Five examples of how IoT is supporting the food supply chain

As the Internet of Things (IoT) gets underway, previously ‘dumb’ devices (irons, dumbbells, cups – yes, really) are becoming digitally intelligent. While the consumer market struggles to find uses for the technology, the manufacturing industry looks set to enter a ‘fourth industrial revolution’, with factories becoming early adopters of IoT to gain a competitive edge over their rivals.

In the food sector, the data from IoT, once analysed, can be used to provide insights into food contamination, levels of pest infestations and hygiene compliance standards.

Here are five examples of how IoT is supporting the food supply chain.

1. Monitoring crops using drones

Drones are already being used to check on how the crops look to the human eye when they are damaged by storms or pests. However,  drones could potentially be fitted with hyperspectral systems in which in-built cameras would be able to ‘see’ across a broader range of wavelengths to gauge the health of crops by looking at how their leaves appear through infrared.

Drones will also be able to deliver highly targeted fertilisers and weed killers to limit the damage their overuse could do to crops and soil.  Drones could also be used to deploy pest monitoring and treatment systems, particularly on large farms.

2: Auditing logistical progress of food items

While transporting foodstuffs from the farm to the destination, the items can be tagged using simple scannable barcodes, radio frequency identification (RFID) tags, or fully active near field communication (NFC) tags. The food items can be logged at the pallet, sack, box or individual level. The data associated with the tags identifies the type of foodstuff, the farm of origin and any other data mandated by local, regional or global laws and customer requirements.

As the tagged items move from farm storage through to logistics, the type and amount can be automatically verified, ensuring that a complete audit trail of handling is created and maintained along the food supply chain.

Temperature, humidity and gas levels of the vehicles can all be continuously monitored via cameras or satellite devices. When they reach the logistics centre, the applied tags can be compared to the central manifest to verify that the items have been transported safely.

3: Advanced automation in the warehousing sector

In warehouses, with the help of automation, foodstuffs can be stored in discrete, specific zones to minimise waste through poor handling, pest infestations and environmental factors. Specialised systems – such as, ultrasonic systems, or randomly-moving robots triggered by IoT sensors – could then monitor these zones for any pest control and hygiene issues.

Hyperspectral scanning can continuously check the health of the food items as these pass through the system, by looking at chlorophyll levels, any signs of bruising or rotting and any gases emitted due to early-stage crop damage and ageing. This serves as an early warning system and can ultimately help businesses save money because they would be aware of any issues identified.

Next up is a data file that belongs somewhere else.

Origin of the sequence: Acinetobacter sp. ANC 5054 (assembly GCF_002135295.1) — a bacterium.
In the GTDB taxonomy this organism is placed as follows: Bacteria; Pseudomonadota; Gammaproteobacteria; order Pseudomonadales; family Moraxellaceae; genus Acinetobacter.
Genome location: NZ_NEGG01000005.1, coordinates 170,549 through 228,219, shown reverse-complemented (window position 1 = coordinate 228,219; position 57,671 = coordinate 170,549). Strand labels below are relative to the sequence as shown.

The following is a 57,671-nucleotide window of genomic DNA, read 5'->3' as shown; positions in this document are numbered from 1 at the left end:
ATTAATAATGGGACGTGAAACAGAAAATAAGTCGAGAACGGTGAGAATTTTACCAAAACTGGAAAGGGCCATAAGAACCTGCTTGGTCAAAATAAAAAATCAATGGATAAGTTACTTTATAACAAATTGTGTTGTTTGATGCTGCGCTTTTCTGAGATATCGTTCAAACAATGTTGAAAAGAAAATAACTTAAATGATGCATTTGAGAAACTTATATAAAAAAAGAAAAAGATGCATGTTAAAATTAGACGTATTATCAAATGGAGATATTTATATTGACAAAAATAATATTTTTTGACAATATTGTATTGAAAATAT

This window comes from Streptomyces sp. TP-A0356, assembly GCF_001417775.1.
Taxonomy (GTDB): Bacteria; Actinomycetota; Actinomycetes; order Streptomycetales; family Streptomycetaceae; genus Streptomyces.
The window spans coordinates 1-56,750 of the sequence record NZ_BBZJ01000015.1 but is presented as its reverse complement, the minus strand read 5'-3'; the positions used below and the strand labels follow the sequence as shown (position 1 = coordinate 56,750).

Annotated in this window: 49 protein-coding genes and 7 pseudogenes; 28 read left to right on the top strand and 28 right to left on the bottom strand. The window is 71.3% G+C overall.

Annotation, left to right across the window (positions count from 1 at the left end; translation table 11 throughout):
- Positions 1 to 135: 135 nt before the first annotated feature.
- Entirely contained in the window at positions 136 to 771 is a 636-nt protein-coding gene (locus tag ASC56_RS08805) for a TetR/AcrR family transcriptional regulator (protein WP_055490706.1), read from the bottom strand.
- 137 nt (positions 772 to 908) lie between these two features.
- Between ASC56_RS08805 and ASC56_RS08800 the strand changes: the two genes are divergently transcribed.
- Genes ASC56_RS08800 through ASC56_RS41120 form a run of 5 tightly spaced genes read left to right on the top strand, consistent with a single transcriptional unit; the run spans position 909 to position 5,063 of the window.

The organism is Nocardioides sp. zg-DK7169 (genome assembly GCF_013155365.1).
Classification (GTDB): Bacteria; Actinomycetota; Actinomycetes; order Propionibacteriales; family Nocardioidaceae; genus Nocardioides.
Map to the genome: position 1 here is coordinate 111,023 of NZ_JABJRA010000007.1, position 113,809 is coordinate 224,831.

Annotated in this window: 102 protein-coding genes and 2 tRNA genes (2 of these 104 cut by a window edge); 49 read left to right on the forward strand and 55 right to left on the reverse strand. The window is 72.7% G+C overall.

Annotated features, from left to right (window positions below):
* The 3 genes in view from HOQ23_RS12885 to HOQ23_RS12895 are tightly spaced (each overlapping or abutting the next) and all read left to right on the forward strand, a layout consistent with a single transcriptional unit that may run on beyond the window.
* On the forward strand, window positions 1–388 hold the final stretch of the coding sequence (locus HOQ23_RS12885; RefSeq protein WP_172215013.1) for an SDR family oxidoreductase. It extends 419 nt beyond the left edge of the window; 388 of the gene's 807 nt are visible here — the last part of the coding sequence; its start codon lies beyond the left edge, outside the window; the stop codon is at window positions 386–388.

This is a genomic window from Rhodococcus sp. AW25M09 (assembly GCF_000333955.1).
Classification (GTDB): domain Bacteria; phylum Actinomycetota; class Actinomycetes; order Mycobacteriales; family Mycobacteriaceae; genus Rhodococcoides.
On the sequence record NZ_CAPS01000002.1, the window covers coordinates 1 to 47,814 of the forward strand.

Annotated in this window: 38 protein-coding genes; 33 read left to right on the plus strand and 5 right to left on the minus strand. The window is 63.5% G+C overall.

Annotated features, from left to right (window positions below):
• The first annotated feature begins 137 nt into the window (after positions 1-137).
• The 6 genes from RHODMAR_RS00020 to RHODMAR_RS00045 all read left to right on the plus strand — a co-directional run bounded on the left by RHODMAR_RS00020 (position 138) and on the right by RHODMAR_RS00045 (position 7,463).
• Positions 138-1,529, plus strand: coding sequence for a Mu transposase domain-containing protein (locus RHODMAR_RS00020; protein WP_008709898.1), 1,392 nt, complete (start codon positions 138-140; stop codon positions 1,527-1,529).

4: Tracking contamination in the food processing sector

As well as tracking the health of the foodstuffs themselves, the health and hygiene of employees working on the processing line are a major issue. Temperature-monitoring (including wearables) matched with facial recognition and other biometric identification factors could be picked up by IoT devices to detect employee sickness early and limit the spread of viruses and bacteria. This would reduce the cost of sickness leave, but would raise concerns about data privacy.

In the food processing plant itself, hyperspectral scanning can pick up where bacteria and viruses are already present, automatically triggering the use of ultraviolet lamps and wands to treat any surfaces and to help prevent airborne cross-contamination. The foodstuffs that have been detected as contaminated can then either be treated, or removed from the processing line entirely. This will help to reduce the risks and costs of product recalls and save brand reputation.

5: Optimising planting, harvesting and storage

One of the biggest ways IoT can assist farming is by collecting and sharing data to resolve issues in planting, harvesting and storing crops. In-field testing, using IoT devices and near-infrared spectroscopy, has proved to be easier and more accurate than manual methods, resulting in stronger crops that are planted and harvested at the optimum moment. This results in less waste and cost savings.

Also on the horizon is a range of small, autonomous IoT devices that can be mixed with grain in silos by connecting sensors to software that helps farmers monitor grain health – without having to be present on-site. This can give farmers and the food supply chain a fuller, accurate overview of crop health.

IoT looks promising for the future of the global food supply chain

With time, the effectiveness of the above examples of IoT applications will become clearer. With some applications, there are important considerations to be factored in, such as data privacy and employee participation. However, if the technology is deployed correctly, businesses across the food supply chain could benefit in terms of saving time, resources and costs overall.

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Jack Lyons

I joined the Marketing and Innovation team at Rentokil in 2015, and my mind has quickly become accustomed to the weird and wonderful world of pests. Outside of work my main hobby is music, being a huge fan of bands such as Queen and Led Zeppelin as well as being an avid drummer.

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